Date Published: 27 August 2012
UNICEF comments on progress providing safe drinking water for everyone
According to the international child welfare organization UNICEF, the most difficult part of the challenge of providing drinking water to millions is still ahead. World Water Week has just started and despite considerable progress over the last 20 years, completing the task of bringing access to improved drinking water to people still in need of it looks extremely challenging.
" There have been outstanding gains in every region of the world," said Sanjay Wijesekera, head of UNICEF's water, sanitation and hygiene programmes.
" However, the job is not done until every single person every day can get sufficient drinking water from a reliable source - and unfortunately the most difficult part is ahead."
Wijesekera cited a report, Progress on Drinking Water and Sanitation 2012, released earlier this year by UNICEF and the World Health Organization, which says that between 1990 and 2010 more than 2 billion people have gained access to improved sources of drinking water such as piped supplies, or protected wells. The report says the world reached the Millennium Development Goal on drinking water in 2010, five years ahead of schedule, but that 783 million people are still without access.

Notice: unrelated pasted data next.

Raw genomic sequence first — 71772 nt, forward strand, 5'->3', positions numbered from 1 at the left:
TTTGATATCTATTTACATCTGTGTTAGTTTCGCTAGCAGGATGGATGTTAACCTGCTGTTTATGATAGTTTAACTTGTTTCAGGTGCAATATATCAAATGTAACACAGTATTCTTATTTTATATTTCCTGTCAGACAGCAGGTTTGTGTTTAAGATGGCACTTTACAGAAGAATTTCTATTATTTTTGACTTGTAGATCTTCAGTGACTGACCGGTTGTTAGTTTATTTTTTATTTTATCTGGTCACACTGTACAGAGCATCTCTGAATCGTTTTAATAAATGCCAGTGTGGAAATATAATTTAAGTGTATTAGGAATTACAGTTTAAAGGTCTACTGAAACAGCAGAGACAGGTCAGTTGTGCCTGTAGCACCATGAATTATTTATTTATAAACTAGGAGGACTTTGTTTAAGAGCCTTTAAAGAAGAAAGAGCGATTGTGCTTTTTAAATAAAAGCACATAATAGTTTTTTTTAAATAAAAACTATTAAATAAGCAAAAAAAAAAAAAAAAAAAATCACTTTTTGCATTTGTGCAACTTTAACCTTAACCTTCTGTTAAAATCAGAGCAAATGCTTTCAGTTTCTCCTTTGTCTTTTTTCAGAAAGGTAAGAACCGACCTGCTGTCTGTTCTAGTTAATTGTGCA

According to the report, those still without access are the hardest to reach, being largely the poorest people in urban slums or deep rural areas. UNICEF has stated that when water is not available on premises and has to be collected, women and girls are much more likely to be the main water carriers for families, walking an average of over 3.5 miles per day in some regions.
Poorer countries lag behind wealthier countries: Only 11% of the population in Least Developed Countries (LDCs) use piped water supplies compared with over 50% of the global population.
Within countries, there is also disparity of access in rural areas compared to urban areas. Overall, 80% of the world's urban population has piped water connections, compared with less than 30% of people in rural areas. The rural-urban divide is particularly acute in Sub-Saharan Africa where the gap is 29%. In Least Developed Countries (LDCs) 97% of rural dwellers do not have access to piped water.
The principles of "The Human Right to Water" endorsed by the UN General Assembly in 2010 state that drinking water should be affordable, reliable, safe, accessible and available in a sufficient quantity to meet basic needs. UNICEF has projected that in 2015 when the Millennium Development Goals are due, 605 million people will still not have this basic human right.